What happened

Slowing household and international demand for paint took a bite out of Sherwin-Williams' (SHW -1.78%) earnings in the second quarter. Investors weren't pleased, sending Sherwin-Williams shares down more than 10% in Wednesday morning trading.

So what

The macro environment got the best of Sherwin-Williams in the second quarter. The paint and coatings company earned $2.41 per share in the quarter on revenue of $5.87 billion, falling short of analyst expectations for $2.78 per share in earnings on sales of $6.03 billion.

CEO John G. Morikis in a statement said that performance coatings and professional construction demand held up strong, but international sales and sales to do-it-yourselfers took a hit.

"The slower North America DIY demand trend we previously described ... did not improve and we experienced tight supply in certain resins, in particular alkyd resins, which significantly impacted our North America non-paint sales," Morikis said. "Internationally, demand deteriorated faster than anticipated in Europe, and no meaningful recovery occurred in China following the lifting of COVID lockdowns, both of which meaningfully impacted Consumer Brands Group and Performance Coatings Group sales."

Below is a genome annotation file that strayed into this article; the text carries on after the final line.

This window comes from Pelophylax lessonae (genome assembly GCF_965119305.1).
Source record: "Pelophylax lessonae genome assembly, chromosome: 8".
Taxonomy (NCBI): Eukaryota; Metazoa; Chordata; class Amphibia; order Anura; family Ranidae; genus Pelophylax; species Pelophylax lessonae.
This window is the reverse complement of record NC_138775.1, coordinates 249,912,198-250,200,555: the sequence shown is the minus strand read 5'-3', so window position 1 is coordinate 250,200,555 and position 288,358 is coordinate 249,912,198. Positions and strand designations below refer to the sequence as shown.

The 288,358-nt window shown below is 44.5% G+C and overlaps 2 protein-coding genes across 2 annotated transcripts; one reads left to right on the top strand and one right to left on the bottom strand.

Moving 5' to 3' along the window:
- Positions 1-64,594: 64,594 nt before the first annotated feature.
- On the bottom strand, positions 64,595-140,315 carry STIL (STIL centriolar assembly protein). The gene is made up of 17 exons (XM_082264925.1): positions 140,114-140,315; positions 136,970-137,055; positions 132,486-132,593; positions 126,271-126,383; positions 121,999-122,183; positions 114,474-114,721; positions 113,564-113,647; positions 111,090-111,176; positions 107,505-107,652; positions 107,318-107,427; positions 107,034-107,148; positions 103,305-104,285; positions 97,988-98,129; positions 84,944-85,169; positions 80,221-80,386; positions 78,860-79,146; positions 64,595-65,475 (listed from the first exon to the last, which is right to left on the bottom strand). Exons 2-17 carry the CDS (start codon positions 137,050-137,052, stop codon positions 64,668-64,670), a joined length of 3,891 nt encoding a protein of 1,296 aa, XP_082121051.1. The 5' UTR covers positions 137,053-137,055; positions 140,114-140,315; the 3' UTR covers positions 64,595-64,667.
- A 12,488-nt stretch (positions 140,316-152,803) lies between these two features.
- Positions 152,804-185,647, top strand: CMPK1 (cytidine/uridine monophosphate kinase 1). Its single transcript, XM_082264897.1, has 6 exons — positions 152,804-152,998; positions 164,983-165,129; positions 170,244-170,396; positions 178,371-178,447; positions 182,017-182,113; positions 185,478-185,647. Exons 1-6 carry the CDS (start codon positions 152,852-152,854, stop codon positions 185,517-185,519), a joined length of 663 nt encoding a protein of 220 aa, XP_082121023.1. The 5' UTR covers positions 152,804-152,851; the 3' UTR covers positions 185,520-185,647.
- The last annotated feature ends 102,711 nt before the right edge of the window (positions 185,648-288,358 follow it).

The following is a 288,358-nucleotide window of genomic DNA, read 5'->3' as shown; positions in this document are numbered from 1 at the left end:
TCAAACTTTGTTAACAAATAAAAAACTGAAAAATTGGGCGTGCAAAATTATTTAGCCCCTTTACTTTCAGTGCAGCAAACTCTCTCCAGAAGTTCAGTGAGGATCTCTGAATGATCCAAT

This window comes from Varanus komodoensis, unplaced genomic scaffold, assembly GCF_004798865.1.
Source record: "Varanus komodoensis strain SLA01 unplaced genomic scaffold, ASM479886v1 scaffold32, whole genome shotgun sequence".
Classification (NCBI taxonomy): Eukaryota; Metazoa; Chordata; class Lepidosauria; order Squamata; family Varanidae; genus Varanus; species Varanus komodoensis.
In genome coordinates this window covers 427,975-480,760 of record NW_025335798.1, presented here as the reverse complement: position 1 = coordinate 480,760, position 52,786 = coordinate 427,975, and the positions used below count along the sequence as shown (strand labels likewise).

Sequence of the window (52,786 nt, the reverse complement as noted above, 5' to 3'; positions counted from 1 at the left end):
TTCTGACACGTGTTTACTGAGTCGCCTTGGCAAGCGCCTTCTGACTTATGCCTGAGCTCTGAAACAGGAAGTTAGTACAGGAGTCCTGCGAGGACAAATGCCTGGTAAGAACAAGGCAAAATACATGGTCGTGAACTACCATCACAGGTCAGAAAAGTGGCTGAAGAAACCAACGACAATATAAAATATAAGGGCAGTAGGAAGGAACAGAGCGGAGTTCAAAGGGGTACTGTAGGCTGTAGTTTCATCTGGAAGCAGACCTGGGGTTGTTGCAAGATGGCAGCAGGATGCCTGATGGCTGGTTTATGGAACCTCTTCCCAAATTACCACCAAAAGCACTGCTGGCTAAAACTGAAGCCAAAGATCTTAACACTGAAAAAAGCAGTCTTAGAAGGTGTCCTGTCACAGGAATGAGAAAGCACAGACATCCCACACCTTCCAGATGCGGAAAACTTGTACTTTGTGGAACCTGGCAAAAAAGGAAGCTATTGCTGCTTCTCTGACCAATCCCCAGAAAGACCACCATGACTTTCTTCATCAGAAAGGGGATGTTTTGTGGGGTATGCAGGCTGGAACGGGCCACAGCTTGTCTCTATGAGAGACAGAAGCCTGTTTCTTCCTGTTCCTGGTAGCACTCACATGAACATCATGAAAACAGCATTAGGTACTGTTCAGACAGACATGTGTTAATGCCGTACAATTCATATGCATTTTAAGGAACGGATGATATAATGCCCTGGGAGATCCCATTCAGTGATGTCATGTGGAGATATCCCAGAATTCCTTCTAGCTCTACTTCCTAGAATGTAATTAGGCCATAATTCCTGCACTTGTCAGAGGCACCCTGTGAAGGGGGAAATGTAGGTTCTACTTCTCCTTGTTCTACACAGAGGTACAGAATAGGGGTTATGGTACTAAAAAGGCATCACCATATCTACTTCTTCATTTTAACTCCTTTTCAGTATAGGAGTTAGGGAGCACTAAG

Gross margin was up from the previous quarter, but at a slower pace than anticipated due to slower sales in key areas and higher raw material costs.

Now what

Sherwin-Williams does not expect its challenges to resolve quickly. The company lowered its guidance for full-year 2022 earnings to $8.50 to $8.80 per share, down from previous guidance of $9.25 to $9.65 per share. Even at the high end that guidance is well below the consensus $9.38-per-share estimate.

Sherwin-Williams is a solid long-term performer, but there isn't much the company can do to escape macroeconomic woes including supply chain issues and demand uncertainty. Investors need to reassess expectations, and the stock is getting hit as a result.